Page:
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Deviated septum
Classification and external resources
ICD-10 J34.2
ICD-9 470
An MRI image showing a congenitally deviated nasal septum

Nasal septum deviation is a common physical disorder of the nose, involving a displacement of the nasal septum.

Contents

Causes

It is most frequently caused by impact trauma, such as by a blow to the face.[1] It can also be a congenital disorder, caused by compression of the nose during childbirth.[1] Deviated septum is associated with Marfan syndrome.[2]

Presentation

The nasal septum is the bone and cartilage in the nose that separates the nasal cavity into the two nostrils. The cartilage is called the quadrangular cartilage and the bones comprising the septum include the maxillary crest, vomer and the perpendicular plate of the ethmoid. Normally, the septum lies centrally, and thus the nasal passages are symmetrical.[3] A deviated septum is an abnormal condition in which the top of the cartilaginous ridge leans to the left or the right, causing obstruction of the affected nasal passage. The condition can result in poor drainage of the sinuses. Patients can also complain of difficulty breathing easily, headaches, bloody noses, or of sleeping disorders such as snoring or sleep apnea.[3]

It is common for nasal septa to depart from the exact centerline; the septum is only considered deviated if the shift is substantial or is adversely affecting the patient.[1] Many people with a deviation are unaware they have it until some pain is produced. But by itself a deviated septum can go undetected for years and thus be without any need for correction. [1]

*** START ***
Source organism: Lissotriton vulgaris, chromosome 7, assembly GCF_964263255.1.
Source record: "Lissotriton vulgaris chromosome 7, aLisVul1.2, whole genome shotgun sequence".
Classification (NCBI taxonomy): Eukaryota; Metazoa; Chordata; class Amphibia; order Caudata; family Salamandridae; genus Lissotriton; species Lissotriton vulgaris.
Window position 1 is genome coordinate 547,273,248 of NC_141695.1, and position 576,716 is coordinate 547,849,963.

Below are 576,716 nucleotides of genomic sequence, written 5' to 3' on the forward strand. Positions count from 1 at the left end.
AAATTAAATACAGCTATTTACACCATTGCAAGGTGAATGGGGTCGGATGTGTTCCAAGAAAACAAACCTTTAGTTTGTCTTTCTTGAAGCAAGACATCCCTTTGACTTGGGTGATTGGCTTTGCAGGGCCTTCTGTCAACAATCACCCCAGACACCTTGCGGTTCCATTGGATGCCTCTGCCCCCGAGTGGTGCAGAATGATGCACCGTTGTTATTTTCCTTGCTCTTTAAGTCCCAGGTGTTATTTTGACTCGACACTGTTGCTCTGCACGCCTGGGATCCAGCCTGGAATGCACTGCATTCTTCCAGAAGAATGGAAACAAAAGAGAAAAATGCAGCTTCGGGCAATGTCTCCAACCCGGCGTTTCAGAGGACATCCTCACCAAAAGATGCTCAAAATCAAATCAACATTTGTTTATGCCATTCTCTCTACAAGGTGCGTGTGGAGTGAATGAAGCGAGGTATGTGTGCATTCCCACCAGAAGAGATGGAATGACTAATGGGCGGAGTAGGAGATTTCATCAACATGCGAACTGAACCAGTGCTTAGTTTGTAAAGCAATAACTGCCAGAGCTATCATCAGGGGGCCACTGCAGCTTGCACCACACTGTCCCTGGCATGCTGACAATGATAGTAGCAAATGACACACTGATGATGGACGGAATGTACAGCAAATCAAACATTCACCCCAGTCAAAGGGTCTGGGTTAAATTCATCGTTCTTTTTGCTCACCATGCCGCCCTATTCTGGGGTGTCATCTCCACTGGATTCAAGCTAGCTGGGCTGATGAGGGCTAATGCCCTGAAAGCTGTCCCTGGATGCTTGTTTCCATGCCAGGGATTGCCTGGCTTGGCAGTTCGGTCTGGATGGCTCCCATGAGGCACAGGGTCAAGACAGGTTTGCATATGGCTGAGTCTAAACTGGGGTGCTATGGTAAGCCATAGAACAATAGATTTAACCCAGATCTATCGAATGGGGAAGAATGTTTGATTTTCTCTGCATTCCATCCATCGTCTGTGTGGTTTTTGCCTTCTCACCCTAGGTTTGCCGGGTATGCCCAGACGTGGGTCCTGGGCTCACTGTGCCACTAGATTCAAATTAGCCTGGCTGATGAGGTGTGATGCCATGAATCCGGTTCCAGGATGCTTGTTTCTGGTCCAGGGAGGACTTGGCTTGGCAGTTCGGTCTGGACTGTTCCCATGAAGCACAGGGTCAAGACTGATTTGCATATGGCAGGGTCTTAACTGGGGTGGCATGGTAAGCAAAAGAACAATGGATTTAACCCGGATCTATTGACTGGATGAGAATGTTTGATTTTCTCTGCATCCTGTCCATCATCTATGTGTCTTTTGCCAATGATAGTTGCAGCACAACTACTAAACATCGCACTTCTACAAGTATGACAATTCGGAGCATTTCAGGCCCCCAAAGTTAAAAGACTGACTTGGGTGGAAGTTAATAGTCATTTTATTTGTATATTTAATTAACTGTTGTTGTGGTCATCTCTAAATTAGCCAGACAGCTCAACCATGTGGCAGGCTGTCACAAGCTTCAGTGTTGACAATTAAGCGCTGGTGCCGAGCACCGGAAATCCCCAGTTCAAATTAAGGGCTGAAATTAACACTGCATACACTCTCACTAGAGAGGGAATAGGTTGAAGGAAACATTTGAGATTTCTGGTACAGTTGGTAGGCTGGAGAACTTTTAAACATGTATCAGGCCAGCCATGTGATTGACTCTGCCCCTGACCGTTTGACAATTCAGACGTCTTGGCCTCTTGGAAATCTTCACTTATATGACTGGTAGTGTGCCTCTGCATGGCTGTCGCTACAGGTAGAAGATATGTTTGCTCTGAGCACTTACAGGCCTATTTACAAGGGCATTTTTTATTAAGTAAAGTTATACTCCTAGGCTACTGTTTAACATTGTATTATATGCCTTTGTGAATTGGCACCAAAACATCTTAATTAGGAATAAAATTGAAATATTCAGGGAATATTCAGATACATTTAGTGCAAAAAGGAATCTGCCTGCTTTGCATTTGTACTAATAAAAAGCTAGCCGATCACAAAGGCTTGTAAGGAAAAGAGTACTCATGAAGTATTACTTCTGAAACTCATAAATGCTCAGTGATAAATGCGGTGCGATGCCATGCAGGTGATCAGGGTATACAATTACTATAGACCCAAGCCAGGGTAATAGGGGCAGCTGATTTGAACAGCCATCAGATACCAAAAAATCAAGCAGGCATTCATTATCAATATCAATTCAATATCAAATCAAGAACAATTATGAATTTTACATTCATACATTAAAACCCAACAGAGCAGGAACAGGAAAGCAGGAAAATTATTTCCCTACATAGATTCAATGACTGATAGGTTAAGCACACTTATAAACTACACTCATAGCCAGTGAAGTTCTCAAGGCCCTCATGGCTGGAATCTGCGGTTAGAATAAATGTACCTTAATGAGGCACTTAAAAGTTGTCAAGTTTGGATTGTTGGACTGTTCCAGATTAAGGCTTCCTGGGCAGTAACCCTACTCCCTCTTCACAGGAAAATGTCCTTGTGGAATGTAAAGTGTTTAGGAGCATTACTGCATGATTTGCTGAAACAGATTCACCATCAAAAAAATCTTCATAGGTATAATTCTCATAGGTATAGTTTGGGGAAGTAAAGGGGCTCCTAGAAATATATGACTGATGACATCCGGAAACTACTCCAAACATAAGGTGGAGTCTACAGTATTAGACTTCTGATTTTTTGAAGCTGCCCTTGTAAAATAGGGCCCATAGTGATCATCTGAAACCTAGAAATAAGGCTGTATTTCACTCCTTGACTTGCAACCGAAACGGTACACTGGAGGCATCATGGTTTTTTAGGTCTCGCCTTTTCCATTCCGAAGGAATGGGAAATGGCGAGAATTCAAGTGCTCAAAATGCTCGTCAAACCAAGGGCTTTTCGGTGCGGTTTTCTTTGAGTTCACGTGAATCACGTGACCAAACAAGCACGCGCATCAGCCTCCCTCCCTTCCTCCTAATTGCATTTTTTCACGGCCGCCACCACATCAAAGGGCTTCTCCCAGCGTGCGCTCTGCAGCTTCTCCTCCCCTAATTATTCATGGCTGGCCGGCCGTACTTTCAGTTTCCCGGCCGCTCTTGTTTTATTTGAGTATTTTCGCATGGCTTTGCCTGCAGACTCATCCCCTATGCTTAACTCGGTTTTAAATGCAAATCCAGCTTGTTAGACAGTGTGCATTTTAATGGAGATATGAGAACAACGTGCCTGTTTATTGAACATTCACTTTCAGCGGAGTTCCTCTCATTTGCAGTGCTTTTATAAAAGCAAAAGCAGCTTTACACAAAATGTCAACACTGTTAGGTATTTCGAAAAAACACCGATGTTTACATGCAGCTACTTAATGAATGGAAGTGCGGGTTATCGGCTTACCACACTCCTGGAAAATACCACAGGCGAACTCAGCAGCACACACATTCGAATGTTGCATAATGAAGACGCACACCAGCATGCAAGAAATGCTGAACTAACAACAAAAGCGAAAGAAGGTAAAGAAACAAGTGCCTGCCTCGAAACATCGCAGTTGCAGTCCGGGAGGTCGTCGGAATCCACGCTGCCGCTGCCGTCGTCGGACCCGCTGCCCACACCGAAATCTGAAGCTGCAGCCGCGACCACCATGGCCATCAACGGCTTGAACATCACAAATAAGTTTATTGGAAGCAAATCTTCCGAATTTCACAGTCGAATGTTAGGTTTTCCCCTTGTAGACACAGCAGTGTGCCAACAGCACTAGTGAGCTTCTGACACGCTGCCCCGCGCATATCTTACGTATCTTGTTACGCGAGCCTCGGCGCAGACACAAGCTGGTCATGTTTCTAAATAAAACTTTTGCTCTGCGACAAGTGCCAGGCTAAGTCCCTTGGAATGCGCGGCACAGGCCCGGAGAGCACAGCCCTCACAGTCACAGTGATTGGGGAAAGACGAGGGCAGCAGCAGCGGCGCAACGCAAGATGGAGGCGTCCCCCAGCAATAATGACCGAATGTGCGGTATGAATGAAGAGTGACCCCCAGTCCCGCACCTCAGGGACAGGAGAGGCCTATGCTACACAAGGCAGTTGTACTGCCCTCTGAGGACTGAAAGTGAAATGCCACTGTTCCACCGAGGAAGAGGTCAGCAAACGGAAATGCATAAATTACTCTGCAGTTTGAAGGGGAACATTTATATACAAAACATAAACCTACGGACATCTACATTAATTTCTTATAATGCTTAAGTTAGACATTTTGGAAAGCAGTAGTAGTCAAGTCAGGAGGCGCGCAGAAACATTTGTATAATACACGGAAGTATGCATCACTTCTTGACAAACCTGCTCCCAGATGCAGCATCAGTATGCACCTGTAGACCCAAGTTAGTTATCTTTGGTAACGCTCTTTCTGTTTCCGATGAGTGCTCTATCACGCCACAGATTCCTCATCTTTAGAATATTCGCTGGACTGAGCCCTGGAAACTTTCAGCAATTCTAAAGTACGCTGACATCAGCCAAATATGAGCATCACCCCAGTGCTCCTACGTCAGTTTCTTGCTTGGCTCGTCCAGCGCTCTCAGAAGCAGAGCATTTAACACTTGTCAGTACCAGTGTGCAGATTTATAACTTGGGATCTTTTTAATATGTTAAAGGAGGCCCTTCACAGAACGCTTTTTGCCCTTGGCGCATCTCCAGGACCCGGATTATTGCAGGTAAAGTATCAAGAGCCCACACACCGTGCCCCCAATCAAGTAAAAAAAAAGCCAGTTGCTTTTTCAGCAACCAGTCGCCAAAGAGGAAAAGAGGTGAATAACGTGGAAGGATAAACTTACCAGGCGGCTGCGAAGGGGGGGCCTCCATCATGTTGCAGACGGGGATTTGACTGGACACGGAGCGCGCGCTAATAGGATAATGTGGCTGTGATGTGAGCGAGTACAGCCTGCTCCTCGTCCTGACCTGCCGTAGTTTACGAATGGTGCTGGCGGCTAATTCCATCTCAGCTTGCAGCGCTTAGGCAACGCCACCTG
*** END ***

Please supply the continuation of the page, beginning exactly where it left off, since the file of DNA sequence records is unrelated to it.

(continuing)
Some people are concerned about diminished airflow through the effectively smaller nostril resulting from deviation. However, if the deviation merely entails a mild deflection (or bent) from the midline in one direction or the other, it should not be considered a medical issue.

Treatment

In most cases a deviated septum can be corrected with a minor surgical procedure known as a septoplasty, in which the surgeon enters through the nostrils and cuts away the obtruding matter.[3] The surgery is performed quickly (it takes around 1 hour) but the patient may take anywhere from 2 days to 4 weeks to heal completely

See also

References

  1. ^ a b c d Metson, Ralph; Mardon, Steven, The Harvard Medical School Guide to Healing Your Sinuses, McGraw-Hill Professional, pp. 159–161, ISBN 0071444696 
  2. ^ Finkbohner R, Johnston D, Crawford ES, Coselli J, Milewicz DM (February 1995). "Marfan syndrome. Long-term survival and complications after aortic aneurysm repair". Circulation 91 (3): 728–33. PMID 7828300. http://circ.ahajournals.org/cgi/content/full/91/3/728. 
  3. ^ a b c American Academy of Otolaryngology, Fact Sheet: Deviated Septum, http://www.entnet.org/HealthInformation/deviatedSeptum.cfm, retrieved 2009-02-04 

External links

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